Via The New York Times: Ebola, Killing Scores in Guinea, Threatens Nearby Nations. Excerpt:
Most Ebola outbreaks have been in Central African countries. The first, in 1976 in Zaire, now the Democratic Republic of Congo, killed 280 people. The most recent, in 2012 in Uganda, is thought to have killed fewer than 50.
The outbreak in Guinea is of the Zaire strain, which has a 90 percent mortality rate.
Death is caused by fever and internal bleeding. Human outbreaks usually start after hunters eat the carcass of an ape that died of Ebola — possibly after eating fruit contaminated by bats, which are the virus’s natural reservoir.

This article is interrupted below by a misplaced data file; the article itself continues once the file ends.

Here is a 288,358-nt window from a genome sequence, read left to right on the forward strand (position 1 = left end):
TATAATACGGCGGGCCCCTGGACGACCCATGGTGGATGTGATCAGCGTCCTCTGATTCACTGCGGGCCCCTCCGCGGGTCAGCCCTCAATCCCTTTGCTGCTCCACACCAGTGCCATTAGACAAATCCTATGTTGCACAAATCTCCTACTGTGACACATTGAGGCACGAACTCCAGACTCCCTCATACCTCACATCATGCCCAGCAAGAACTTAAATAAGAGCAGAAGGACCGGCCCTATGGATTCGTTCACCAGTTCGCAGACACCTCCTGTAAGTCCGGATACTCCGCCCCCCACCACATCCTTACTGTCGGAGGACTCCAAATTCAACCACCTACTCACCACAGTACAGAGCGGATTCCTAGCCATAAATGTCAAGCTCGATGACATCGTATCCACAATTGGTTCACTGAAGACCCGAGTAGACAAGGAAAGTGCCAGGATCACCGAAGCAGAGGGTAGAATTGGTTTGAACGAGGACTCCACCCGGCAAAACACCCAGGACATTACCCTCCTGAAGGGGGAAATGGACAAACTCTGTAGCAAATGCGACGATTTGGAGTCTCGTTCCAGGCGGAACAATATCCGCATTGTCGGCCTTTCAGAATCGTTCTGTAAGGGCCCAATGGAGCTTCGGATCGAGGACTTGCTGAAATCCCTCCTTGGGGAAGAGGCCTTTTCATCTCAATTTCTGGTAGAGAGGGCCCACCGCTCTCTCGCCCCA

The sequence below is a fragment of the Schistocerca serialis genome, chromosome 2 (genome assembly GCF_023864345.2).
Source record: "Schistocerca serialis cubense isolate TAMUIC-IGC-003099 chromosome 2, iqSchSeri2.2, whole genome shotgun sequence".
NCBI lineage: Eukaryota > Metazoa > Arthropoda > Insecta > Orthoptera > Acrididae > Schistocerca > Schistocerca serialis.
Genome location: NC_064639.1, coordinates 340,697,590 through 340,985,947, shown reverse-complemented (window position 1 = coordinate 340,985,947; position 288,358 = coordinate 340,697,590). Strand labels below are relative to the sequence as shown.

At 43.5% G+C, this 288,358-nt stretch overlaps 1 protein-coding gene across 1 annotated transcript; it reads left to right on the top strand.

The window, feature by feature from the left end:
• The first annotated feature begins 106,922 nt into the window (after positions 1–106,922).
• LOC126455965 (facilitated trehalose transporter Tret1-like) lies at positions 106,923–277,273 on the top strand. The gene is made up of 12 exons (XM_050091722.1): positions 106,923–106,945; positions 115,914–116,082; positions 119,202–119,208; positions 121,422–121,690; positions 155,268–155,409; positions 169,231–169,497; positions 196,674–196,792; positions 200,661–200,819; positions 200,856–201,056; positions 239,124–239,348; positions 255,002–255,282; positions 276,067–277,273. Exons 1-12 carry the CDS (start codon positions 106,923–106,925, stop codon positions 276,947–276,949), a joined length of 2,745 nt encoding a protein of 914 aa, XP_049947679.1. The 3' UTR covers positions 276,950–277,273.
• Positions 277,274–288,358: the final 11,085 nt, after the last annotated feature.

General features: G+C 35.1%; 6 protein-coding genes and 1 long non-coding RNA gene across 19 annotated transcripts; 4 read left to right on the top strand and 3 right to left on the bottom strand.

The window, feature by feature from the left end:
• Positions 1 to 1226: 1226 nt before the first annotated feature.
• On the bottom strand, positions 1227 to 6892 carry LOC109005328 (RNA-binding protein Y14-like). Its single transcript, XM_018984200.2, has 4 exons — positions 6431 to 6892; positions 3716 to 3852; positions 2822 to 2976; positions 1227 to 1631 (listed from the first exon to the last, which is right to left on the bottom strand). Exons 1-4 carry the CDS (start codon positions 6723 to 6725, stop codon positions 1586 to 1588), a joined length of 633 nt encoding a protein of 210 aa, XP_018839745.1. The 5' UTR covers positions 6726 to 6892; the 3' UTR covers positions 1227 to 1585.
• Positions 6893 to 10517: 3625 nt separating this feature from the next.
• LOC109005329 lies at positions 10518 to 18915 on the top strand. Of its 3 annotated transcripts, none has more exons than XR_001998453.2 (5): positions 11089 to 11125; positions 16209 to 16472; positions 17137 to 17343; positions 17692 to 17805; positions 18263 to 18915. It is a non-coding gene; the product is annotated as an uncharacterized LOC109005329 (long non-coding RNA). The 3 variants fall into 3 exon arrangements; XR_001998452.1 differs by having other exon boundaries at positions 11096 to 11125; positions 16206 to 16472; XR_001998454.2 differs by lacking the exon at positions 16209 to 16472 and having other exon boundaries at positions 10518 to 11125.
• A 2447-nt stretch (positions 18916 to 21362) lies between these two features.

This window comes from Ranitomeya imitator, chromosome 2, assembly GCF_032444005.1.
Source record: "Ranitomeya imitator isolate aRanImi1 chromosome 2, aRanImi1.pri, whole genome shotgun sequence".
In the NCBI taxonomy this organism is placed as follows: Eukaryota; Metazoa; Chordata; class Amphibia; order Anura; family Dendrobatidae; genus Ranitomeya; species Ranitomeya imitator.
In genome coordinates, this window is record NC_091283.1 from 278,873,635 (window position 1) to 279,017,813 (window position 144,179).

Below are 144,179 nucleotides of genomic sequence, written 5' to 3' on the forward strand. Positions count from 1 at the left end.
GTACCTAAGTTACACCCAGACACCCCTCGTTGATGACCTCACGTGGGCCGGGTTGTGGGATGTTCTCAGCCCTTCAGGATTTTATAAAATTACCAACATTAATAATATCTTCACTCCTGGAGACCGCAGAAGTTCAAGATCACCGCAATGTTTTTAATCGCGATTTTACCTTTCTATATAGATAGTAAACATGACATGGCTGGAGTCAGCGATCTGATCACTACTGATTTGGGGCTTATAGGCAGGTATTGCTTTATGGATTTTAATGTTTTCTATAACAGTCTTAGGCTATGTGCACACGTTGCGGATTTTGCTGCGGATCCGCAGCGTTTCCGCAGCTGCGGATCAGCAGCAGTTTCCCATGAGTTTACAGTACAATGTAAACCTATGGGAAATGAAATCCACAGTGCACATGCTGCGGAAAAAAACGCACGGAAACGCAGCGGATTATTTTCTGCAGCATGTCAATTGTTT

But inhabitants of the affected villages in Guinea also eat bats, “so it’s possible for it to skip the apes and go straight from bats to people,” Dr. [Armand] Sprecher said.
Once humans are infected, the virus spreads easily in bodily fluids from the sick or the dead.
Outbreaks are contained by isolating the ill and making sure that those treating them wear gloves, masks, goggles, hazardous material suits and other barriers against infection.
Medical teams also take over burials, since some traditional practices, like washing bodies by hand, can lead to infection.
Searching for the sick and educating the public about the danger are also crucial measures, because some people panic and flee during outbreaks and may carry the virus from town to town.
There is no cure, but many patients survive with supportive care.